Likewise, if you’re anywhere else in the system it takes three entire clicks to get back to the audio screen. One to click “Home”, one to click “Audio” and another to select the source because the source menu pops up automatically when you go to the audio screen and this setting couldn’t be turned off. That’s horrific UX and makes using the system an exercise in pure frustration. There is an “Audio” button on the left side of the screen – but it turns off the audio. That’s it. Getting back into Android Auto to the map screen after changing stations is a bit rubbish too.

And while the Civic does have a function to read your texts to you while you’re driving which is handy, the menu for it is buried and took me six weeks to find in the phone settings.

Lastly, the SiriusXM channel list format is among the least user-friendly in existence with very limited info. While other systems can show you the song playing or artist in the Electronic Program Guide – the Civic will only show channel titles. Some players have replay, rewind, pause or will even record your preset favourites for you – the Civic system does none of that.

The steering wheel control for tuning the station only does presets which is probably fine for most people. A long press does change the station but in three months I never got the hang of making it skip to the next station, I always went two when I wanted to go one and one when I wanted to go five.

Worse, there are two real dials under the touchscreen for the automatic climate control. I don’t know about you, but I set my temp to 23 and “auto” and leave it there. I’d be happier to do that with the touchscreen and repurpose those knobs for audio tuning and volume.

Having had that epic whinge, I need to point out that this dashboard and touchscreen layout has a lot of redeeming features. It is clear, the display looks great and the instrument cluster equally so. The green ring around the tachometer that glows when you’re driving efficiently is rewarding to look at too. I did acclimatize well and came to love the slider control on the steering wheel for volume. I’ll give Honda that one.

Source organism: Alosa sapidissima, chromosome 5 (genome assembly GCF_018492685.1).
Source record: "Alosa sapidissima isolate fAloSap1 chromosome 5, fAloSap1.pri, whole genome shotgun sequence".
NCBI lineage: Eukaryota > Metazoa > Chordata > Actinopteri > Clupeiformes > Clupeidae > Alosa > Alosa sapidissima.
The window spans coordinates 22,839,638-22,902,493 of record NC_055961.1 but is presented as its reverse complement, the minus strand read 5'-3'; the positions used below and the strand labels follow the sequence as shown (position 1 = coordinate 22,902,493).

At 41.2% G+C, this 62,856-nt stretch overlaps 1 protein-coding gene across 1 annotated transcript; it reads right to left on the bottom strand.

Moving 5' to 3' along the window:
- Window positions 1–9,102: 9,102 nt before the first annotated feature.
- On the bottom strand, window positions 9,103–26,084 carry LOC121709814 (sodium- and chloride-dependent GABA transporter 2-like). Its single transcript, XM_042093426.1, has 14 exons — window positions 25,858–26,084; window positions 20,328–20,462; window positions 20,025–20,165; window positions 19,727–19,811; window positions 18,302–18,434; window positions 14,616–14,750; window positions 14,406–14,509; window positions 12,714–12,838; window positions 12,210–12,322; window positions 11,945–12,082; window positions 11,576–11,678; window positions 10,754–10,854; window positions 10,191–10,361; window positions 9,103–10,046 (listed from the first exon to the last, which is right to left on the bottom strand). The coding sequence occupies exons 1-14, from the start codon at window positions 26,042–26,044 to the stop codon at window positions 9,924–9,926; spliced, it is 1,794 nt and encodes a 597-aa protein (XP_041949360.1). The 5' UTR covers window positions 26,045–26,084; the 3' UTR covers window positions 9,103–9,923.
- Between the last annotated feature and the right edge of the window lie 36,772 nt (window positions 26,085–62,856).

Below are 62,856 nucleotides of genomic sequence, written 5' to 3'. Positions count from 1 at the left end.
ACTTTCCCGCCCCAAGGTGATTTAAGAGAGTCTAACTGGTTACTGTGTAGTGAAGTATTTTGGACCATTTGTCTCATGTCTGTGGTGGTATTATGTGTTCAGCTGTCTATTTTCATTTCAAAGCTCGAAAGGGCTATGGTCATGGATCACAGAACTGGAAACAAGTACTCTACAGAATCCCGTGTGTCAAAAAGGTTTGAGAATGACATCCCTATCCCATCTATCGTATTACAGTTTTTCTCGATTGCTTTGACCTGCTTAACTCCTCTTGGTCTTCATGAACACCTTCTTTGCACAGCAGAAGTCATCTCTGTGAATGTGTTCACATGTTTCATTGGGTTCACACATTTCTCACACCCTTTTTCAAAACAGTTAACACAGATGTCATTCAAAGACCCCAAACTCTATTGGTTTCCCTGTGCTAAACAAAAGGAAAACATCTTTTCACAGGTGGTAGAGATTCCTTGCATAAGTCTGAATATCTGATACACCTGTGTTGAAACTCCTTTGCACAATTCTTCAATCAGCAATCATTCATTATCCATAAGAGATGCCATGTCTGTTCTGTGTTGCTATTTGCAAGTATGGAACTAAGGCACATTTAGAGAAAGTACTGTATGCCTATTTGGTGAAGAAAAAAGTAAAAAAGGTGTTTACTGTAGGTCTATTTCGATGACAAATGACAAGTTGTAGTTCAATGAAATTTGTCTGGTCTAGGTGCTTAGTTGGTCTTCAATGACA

I’ll also pay the argument that their dashboard and interior design is clean and futuristic.

I expected the infotainment system to hinder me forming a bond and enjoying this car but in the end it really didn’t. I think the Android Auto helped a lot with that, but also the other redeeming features.

Aesthetically, the new Civic is all killer, no filler. From the angled, space-ship taillights to the command-centre cockpit and the detailed front end the Civic packs an aesthetic punch previously unrivalled in the segment. There are equally good-looking cars, but this one visually looks like a leap forward. It has made the others seem dated in one fell swoop.

The 174 hp/162 lb-ft turbo 1.5L engine is a genuine gem. I remarked in an earlier update that I found it coarser than I expected but as time grew I noticed that less and less. In the meantime the power was accessible nice and low making the Civic feel peppy around town and making short work of any overtaking moves I needed to make elsewhere. The CVT transmission is well-matched and the result is a smooth drive. Even the CVT drone I was expecting was pretty much non-existent. Cars fitted with a CVT often feel like a manual with a slipping clutch when you put your foot down, not so here. Somehow Honda has tuned it to give good response.

This is the company that produced one of the best manual transmissions in the marketplace, so maybe they’ve managed to put that knowhow to use in the CVT era. If they were all like this one, we’d whine about them a lot less.

Fuel economy is rewarded too. We drive almost all city, my stop-start commute is murder on the petrol tank yet we finished the three months on an average of 7.8 L/100 km. That number compares well to the official ratings of 7.6/5.5/6.7 L/100 km city/highway/combined.

So far this year Civic sales are up 11 percent year-on-year and I predict that to continue. The new Civic not only has curb appeal but will win over most people who drive it. It’s priced well and has Honda’s reputation behind it.

One of my neighbours asked me recently where the Civic went – I explained that I’d returned it as its test was complete.

“Oh I just bought one!” he said. “What did you think of it?”

I told him I think he made a very good decision.